Thursday, July 09, 2015

The White Luck Warrior (Aspect Emperor book 2), by R. Scott Bakker

There are several stories happening at the same time in The White Luck Warrior, with almost no direct connection between them. There is the Great Ordeal, advancing slowly towards Golgoterath while being besieged by hordes of Sranc, also containing the story of this kid prince forced to march with it; then there is the palace life, with Esmenet left to rule the empire while Kellhus is away, while various factions are ready to take advantage of the lack of man power of the leadership and her half Dunyain children prove to be either insane or really insane; there is the trek of Achamian in search of the origin place of Kellhus. Among these there is a vague and a few paragraphs long subplot of The White Luck Warrior, a mysterious figure that seems to know all of its future, making him an automaton, I guess and some bits about the Fanim.

Why the smallest and insignificant portion of the book gave its title I do not know, but remember that the first book in the Aspect-Emperor series was called The Judging Eye, which is most prominently used or described in this volume. By far the most interesting and captivating storyline is that of Achamian, although I have to say that the logistics of long duration travel within enemy territory and the psychological factors involved seemed to me poorly described by Bakker.

What I knew will happen happened. I finished the book before the third volume in the series was released and now I am in withdrawal pains. That proves that the book captivated me. At very few moments I felt the need to "fast forward" and, considering the amount of distraction and that I had resolved to draw this book out a little bit in the hope that the third volume would be released, I finished it rather quickly.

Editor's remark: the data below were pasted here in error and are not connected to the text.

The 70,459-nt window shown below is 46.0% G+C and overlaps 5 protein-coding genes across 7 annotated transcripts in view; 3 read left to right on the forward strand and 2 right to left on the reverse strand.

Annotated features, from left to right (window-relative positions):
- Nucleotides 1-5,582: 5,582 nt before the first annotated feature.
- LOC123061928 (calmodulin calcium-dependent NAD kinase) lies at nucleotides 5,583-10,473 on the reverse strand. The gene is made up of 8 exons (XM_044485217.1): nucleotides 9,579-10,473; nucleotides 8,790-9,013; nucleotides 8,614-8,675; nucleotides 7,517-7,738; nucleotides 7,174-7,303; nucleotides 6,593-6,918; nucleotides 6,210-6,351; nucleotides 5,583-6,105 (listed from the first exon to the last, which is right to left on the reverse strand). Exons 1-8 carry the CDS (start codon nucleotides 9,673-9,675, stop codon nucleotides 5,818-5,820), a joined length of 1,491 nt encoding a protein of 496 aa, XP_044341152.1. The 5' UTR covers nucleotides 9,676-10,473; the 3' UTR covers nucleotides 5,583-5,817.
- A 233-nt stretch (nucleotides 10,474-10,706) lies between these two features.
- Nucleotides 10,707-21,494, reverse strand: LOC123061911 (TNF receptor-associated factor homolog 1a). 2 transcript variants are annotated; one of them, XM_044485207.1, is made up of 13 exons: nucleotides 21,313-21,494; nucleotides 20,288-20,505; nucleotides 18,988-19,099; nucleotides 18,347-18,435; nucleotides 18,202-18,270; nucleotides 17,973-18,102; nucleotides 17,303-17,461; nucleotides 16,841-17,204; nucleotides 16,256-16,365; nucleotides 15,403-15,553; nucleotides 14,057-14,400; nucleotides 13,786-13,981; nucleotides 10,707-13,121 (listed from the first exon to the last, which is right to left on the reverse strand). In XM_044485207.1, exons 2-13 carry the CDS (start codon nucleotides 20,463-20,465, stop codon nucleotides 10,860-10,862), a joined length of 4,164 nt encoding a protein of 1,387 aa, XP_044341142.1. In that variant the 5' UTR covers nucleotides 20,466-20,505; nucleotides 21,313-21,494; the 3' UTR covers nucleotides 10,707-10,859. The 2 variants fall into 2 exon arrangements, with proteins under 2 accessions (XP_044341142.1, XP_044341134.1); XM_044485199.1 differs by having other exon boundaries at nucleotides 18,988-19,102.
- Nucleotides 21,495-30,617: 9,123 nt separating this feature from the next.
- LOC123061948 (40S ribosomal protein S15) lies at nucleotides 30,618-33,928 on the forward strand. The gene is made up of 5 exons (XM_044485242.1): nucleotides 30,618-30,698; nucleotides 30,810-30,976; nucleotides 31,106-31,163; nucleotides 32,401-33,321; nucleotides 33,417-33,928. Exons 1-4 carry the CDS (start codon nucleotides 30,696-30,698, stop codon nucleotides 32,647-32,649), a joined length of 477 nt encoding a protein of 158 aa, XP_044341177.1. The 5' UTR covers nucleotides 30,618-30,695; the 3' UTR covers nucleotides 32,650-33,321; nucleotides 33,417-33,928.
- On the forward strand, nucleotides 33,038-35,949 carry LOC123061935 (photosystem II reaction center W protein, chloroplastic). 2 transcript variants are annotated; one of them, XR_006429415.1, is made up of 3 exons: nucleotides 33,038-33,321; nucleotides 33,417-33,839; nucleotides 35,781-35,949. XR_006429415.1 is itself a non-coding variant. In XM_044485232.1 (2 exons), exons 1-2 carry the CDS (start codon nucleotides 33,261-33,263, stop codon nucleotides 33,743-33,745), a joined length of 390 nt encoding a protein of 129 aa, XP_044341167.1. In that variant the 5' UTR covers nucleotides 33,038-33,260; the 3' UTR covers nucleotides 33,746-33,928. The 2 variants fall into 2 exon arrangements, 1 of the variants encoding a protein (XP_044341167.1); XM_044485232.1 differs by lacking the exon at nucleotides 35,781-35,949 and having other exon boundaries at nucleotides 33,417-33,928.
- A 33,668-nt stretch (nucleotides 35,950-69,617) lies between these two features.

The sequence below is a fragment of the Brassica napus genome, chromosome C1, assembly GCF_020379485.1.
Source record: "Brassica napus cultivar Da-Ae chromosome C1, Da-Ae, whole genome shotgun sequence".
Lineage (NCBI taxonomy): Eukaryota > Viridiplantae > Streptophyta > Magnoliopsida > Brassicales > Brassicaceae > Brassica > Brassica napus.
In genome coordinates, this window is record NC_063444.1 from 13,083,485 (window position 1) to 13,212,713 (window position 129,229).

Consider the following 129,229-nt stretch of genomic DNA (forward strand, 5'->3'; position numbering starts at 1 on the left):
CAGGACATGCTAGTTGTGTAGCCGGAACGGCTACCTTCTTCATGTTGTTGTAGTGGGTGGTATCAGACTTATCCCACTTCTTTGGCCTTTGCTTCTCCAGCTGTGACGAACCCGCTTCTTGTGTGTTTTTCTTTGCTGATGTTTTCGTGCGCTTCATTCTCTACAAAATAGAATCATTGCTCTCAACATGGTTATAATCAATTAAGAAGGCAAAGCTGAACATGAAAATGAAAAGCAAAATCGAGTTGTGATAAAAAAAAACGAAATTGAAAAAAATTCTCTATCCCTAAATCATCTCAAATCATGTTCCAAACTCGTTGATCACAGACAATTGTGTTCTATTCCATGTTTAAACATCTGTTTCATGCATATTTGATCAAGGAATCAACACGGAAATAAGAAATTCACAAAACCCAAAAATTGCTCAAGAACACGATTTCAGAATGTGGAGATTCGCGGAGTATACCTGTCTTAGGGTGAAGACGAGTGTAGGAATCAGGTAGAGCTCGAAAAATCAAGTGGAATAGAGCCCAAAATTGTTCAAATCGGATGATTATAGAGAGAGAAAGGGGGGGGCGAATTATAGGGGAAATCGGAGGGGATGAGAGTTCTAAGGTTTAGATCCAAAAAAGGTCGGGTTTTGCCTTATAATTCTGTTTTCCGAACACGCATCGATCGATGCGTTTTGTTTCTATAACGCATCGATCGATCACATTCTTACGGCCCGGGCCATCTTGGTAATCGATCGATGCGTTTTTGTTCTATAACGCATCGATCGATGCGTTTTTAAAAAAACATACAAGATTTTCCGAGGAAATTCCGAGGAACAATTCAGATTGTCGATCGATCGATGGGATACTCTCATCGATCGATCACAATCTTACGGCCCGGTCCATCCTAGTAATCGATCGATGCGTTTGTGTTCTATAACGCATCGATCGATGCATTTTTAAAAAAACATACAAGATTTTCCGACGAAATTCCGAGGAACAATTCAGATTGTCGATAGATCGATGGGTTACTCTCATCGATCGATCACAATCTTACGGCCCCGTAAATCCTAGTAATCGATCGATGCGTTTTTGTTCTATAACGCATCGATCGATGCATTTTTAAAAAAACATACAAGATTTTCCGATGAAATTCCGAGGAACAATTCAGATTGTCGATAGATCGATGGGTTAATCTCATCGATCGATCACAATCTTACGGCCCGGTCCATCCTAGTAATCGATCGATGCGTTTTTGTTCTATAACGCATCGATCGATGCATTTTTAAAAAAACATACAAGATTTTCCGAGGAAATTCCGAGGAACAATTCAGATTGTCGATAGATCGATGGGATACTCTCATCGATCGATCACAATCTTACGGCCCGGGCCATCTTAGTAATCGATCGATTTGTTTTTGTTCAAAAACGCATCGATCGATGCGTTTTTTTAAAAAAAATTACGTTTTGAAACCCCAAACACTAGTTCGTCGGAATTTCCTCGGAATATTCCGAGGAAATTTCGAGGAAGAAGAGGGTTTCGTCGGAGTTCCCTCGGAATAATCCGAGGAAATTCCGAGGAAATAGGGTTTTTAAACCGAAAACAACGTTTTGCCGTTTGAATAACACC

Even if enjoyable, to me it felt more like a filler. I couldn't empathize with Esmenet or any of her demented children, nor could I care less what happened to Maithanet, who is one of the less fleshed out characters in the book. Similarly, the Sorweel story arch described a confused and frustrated teen, which was relatable, but uninteresting as a character. Unlike in the first four books, Kellhus sounds less godly and dominating and is mostly relegated to a minor role in the overall story. No, the most interesting characters and storyline revolve around Achamian, Mimara, The Captain and the mysterious Cleric, plus any of other members of the crazy bunch of mercenaries known as The Skin Eaters. And they just walk and walk and walk, only to end the book in a cliffhanger. While I await eagerly the sixth book, I have my misgivings and fears that it will not be as good as this one, just as this one felt a little bit short of the first.


Cursed Armada said...

And now you join the wait for The Unholy Consult... The true slog of slogs!

Siderite said...

Arrghhh... yeah. Annoying when I have to wait so much that I forget what the previous books were all about.